This is the first multi-site clinical trial of contralaterally controlled functional electrical stimulation (CCFES), a new rehabilitation intervention for hand recovery following stroke developed by Knutson and colleagues. With CCFES, electrical stimulation is applied to the muscles of the weak hand through surface electrodes, causing the weak hand to open, a function that is often lost in stroke survivors. The patient controls the stimulation to their weak hand through a glove with sensors worn on their opposite, unaffected hand. Opening their unaffected hand delivers a proportional intensity of electrical stimulation that opens their weak hand, and enables them to practice using their hand in therapy. Researchers will enroll 129 patients who are 6 to 24 months post stroke who have upper extremity hemiparesis and limited hand movement.
The effectiveness of CCFES will be compared with two other treatments — cyclic neuromuscular electrical stimulation (CNMES), which has pre-set duration and intensity of stimulation and operates independent of patient control, and traditional task-based training without stimulation. Participants will be randomly assigned to one of the three treatment options for 12 weeks. The research teams will administer the treatments and conduct blinded outcome assessments. The durability of functional improvements will be evaluated at 6-month follow-up. Study sites include the MetroHealth System (Jayme Knutson, PhD), the Cleveland Clinic (Ela Plow, PT, PhD), Emory University (A.M. Barrett, MD), and Johns Hopkins University (Preeti Raghavan, MD).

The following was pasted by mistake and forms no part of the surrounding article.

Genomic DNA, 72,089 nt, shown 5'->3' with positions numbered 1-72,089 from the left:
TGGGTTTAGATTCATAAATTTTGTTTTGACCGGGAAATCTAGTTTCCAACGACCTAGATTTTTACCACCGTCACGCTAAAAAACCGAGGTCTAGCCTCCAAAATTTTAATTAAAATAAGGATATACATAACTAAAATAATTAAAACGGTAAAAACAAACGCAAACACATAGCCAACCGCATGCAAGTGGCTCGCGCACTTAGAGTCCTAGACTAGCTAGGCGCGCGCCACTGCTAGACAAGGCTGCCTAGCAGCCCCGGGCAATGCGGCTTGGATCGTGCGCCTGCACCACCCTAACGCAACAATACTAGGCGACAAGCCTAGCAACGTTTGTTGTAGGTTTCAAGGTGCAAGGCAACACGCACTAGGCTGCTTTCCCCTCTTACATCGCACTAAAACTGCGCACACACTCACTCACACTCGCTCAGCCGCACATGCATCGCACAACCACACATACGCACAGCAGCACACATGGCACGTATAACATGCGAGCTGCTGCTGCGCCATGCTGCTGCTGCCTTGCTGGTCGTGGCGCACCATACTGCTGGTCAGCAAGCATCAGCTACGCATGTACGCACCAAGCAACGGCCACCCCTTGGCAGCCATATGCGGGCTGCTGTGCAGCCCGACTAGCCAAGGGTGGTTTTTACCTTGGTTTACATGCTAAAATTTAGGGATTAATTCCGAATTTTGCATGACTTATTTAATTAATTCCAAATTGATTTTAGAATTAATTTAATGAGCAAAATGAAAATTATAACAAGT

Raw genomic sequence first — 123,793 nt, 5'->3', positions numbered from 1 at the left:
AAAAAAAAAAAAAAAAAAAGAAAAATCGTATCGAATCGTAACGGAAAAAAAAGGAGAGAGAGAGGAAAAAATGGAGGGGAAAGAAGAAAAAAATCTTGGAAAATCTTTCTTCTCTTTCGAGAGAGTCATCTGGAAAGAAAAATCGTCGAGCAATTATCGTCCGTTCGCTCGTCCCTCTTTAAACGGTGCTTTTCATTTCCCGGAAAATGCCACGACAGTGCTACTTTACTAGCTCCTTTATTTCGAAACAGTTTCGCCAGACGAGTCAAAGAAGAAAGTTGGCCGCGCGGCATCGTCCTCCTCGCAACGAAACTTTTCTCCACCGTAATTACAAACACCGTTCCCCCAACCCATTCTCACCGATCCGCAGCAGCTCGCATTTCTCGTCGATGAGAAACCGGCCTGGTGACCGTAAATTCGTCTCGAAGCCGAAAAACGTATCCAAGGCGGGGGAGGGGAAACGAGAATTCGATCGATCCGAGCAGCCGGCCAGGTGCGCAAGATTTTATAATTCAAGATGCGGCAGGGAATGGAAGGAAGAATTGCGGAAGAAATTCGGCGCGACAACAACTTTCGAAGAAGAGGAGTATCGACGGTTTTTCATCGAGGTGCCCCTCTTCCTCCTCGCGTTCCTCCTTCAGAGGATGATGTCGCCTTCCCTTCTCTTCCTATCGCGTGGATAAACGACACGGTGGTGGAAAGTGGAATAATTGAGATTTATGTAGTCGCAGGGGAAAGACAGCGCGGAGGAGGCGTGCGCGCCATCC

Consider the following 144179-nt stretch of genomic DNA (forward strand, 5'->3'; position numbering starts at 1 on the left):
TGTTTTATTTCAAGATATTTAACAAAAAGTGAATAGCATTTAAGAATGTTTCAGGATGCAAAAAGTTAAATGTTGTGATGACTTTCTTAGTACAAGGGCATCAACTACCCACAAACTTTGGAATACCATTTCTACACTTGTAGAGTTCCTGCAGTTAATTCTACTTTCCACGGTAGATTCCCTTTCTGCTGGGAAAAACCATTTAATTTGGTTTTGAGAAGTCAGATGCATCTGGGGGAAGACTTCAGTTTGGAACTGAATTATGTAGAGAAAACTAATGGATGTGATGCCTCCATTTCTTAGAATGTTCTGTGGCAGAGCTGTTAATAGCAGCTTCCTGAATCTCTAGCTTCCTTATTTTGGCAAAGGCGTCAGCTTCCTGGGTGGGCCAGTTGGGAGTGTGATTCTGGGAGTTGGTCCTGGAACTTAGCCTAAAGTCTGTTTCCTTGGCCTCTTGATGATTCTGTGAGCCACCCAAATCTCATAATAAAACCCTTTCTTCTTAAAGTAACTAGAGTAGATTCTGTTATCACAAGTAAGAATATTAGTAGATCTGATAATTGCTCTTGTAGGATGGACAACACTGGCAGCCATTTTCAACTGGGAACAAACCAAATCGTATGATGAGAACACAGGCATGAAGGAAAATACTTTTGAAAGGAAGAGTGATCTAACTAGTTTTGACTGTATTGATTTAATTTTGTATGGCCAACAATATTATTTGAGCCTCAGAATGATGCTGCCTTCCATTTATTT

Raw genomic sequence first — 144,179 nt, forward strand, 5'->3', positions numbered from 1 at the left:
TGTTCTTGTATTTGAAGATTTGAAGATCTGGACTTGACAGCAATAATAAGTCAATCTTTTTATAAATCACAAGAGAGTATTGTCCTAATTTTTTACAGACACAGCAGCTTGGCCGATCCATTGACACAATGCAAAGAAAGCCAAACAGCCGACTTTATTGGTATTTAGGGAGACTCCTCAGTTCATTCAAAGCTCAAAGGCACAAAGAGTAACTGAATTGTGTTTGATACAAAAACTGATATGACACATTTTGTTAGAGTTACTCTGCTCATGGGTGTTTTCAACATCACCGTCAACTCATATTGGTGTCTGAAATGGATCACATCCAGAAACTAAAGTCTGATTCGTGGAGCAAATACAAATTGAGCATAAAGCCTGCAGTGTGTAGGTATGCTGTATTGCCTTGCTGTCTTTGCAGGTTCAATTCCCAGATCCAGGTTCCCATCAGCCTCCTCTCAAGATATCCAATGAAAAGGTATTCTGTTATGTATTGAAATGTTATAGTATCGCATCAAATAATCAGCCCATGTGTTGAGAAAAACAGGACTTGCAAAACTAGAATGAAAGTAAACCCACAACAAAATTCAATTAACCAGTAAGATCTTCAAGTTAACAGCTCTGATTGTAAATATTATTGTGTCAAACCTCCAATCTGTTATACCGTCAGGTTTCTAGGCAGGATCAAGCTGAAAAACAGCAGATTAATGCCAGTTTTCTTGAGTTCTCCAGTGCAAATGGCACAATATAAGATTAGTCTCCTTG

“Because hand function is integral to so many activities of daily living, advances that improve function can have significant effect on the lives of stroke survivors,” said Dr. Boukrina. “This study will help determine the optimal method for restoring hand function. We anticipate that putting the patients in control of stimulating their weak hand with CCFES may activate neuroplastic changes that lead to greater and longer lasting functional gains.”
Hybrid exoskeletons are a recent development which combine Functional Electrical Stimulation with actuators to improve both the mental and physical rehabilitation of stroke patients. Hybrid exoskeletons have been shown capable of reducing the weight of the actuator and improving movement precision compared to Functional Electrical Stimulation alone. However little attention has been given towards the ability of hybrid exoskeletons to reduce and manage Functional Electrical Stimulation induced fatigue or towards adapting to user ability. This work details the construction and testing of a novel assist-as-need upper-extremity hybrid exoskeleton which uses model-based Functional Electrical Stimulation control to delay Functional Electrical Stimulation induced muscle fatigue. The hybrid control is compared with Functional Electrical Stimulation only control on a healthy subject.
The hybrid system produced 24° less average angle error and 13.2° less Root Mean Square Error, than Functional Electrical Stimulation on its own and showed a reduction in Functional Electrical Stimulation induced fatigue.